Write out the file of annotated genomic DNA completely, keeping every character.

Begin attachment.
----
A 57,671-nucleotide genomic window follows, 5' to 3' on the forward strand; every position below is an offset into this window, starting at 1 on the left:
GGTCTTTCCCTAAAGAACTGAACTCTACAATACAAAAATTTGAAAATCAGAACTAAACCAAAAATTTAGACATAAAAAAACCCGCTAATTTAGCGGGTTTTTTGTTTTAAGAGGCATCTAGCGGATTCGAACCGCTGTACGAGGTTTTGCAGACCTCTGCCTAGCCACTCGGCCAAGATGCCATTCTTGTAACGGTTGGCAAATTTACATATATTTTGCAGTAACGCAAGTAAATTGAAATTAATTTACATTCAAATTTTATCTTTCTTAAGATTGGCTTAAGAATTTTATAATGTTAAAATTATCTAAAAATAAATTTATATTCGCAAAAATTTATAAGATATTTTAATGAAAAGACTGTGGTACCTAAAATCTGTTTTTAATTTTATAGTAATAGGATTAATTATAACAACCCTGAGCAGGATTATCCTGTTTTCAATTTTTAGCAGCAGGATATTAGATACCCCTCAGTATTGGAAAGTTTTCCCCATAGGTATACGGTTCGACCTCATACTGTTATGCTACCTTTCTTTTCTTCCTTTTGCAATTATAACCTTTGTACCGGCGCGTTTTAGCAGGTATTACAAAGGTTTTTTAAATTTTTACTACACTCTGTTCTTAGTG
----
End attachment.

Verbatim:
A 57,671-nucleotide genomic window follows, 5' to 3' on the forward strand; every position below is an offset into this window, starting at 1 on the left:
GGTCTTTCCCTAAAGAACTGAACTCTACAATACAAAAATTTGAAAATCAGAACTAAACCAAAAATTTAGACATAAAAAAACCCGCTAATTTAGCGGGTTTTTTGTTTTAAGAGGCATCTAGCGGATTCGAACCGCTGTACGAGGTTTTGCAGACCTCTGCCTAGCCACTCGGCCAAGATGCCATTCTTGTAACGGTTGGCAAATTTACATATATTTTGCAGTAACGCAAGTAAATTGAAATTAATTTACATTCAAATTTTATCTTTCTTAAGATTGGCTTAAGAATTTTATAATGTTAAAATTATCTAAAAATAAATTTATATTCGCAAAAATTTATAAGATATTTTAATGAAAAGACTGTGGTACCTAAAATCTGTTTTTAATTTTATAGTAATAGGATTAATTATAACAACCCTGAGCAGGATTATCCTGTTTTCAATTTTTAGCAGCAGGATATTAGATACCCCTCAGTATTGGAAAGTTTTCCCCATAGGTATACGGTTCGACCTCATACTGTTATGCTACCTTTCTTTTCTTCCTTTTGCAATTATAACCTTTGTACCGGCGCGTTTTAGCAGGTATTACAAAGGTTTTTTAAATTTTTACTACACTCTGTTCTTAGTG